Scope of the Renaissance
Piero Formica ()
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Piero Formica: Innovation Value Institute, Maynooth University
Chapter Chapter 1 in Entrepreneurial Renaissance, 2017, pp 1-46 from Springer
Abstract At the dawn of the Renaissance there was a strong sense of living in the end of days. Obscured by the shadow of the Middle Ages, the desire for a renewed identity, shaped by both humanitarian and scientific learning, was in its infancy. Artists and scientists began the work of dismantling everything that for centuries had been taken for granted. The Italian Renaissance contributed significantly to breaking down the boundaries—those of ideas as well as those of geography or demarcated by political power. The new entrepreneurship coming into force in Medici Florence, in Venice under the Doges and in Milan dominated by Ludovico il Moro, extended beyond geographical and political borders and found profitable links with Flanders and, therefore, with the Renaissance in the Low Countries (corresponding roughly to the present-day Netherlands , Belgium and Luxembourg ). The Renaissance has been a long thread stretched across centuries: from the earlier European Renaissance of the Middle Ages to the Japan of the Tokugawa Period (1603–1868); the Timurid Renaissance and then the Bengali Renaissance on the Indian subcontinent; the American Renaissance at the turn of the nineteenth and twentieth centuries; and from the ‘New Culture Movement’, which began in 1917, up to the present day, with the Chinese Renaissance taking place after centuries of oblivion of the Middle Kingdom. Today’s artistic and cultural upheavals in human and physical sciences herald a new renaissance, which could both affect and blend with entrepreneurship.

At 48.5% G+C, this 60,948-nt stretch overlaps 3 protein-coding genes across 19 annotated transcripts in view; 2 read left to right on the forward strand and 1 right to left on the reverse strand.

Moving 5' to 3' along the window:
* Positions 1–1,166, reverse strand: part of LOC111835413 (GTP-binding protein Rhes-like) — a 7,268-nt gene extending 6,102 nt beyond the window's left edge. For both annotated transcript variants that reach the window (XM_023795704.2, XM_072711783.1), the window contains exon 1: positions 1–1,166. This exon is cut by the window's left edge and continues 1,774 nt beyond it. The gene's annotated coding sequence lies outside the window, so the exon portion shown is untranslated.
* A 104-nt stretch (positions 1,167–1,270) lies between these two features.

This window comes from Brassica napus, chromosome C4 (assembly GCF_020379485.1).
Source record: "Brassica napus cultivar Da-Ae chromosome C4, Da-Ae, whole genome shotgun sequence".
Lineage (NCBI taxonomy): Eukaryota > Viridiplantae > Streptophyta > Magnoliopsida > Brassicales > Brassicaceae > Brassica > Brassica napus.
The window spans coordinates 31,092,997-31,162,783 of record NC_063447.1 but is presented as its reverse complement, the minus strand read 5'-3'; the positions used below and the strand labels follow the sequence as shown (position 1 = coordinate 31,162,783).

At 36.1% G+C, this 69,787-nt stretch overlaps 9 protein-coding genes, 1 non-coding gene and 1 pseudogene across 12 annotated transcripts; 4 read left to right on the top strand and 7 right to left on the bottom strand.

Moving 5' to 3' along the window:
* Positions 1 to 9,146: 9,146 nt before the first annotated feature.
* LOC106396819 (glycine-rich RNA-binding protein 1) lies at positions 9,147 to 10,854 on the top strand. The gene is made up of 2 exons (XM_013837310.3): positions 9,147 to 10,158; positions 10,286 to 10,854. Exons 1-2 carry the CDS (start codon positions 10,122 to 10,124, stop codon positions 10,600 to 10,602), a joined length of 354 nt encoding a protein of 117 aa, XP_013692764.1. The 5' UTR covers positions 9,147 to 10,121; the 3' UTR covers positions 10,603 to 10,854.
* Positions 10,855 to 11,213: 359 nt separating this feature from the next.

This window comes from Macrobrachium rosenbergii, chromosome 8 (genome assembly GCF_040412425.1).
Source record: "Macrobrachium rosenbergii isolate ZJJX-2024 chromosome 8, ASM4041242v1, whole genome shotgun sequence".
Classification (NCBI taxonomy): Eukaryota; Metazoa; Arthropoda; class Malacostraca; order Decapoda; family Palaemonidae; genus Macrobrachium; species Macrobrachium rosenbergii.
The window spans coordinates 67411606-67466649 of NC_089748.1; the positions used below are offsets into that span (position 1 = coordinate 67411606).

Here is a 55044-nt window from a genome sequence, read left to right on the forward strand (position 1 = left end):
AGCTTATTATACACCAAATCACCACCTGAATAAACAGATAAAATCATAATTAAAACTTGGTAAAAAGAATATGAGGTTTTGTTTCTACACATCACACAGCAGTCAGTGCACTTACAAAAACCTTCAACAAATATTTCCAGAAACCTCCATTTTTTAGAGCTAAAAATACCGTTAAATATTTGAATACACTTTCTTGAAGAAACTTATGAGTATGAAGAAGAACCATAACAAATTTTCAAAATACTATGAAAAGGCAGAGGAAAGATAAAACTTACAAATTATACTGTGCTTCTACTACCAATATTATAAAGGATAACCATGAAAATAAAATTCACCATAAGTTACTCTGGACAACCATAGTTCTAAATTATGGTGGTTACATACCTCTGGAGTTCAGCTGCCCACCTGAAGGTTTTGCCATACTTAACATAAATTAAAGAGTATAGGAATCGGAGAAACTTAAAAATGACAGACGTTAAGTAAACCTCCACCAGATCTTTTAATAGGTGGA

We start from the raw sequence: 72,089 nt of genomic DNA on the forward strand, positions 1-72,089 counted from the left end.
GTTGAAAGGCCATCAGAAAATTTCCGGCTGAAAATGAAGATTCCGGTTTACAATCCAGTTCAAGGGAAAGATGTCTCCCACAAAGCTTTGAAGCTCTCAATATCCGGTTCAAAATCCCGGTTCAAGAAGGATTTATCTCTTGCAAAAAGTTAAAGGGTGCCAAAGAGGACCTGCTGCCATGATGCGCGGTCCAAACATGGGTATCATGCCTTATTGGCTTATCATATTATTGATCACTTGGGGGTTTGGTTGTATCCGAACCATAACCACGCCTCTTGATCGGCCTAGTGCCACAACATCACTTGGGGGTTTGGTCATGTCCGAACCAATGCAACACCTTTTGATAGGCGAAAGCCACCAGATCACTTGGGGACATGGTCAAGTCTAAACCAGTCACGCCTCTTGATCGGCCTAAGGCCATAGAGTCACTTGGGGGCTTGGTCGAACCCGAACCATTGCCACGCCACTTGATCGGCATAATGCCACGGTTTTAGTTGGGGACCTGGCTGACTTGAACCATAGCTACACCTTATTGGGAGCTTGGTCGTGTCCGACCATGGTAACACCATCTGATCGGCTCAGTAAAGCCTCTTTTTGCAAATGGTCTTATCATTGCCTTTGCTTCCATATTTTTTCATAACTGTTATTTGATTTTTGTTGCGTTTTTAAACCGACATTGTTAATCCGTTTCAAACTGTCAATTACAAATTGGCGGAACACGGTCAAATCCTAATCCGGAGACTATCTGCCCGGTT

Keywords: Nobel Laureate; Fifteenth Century; Silk Road; Middle Kingdom; Innovative Entrepreneurship (search for similar items in EconPapers)
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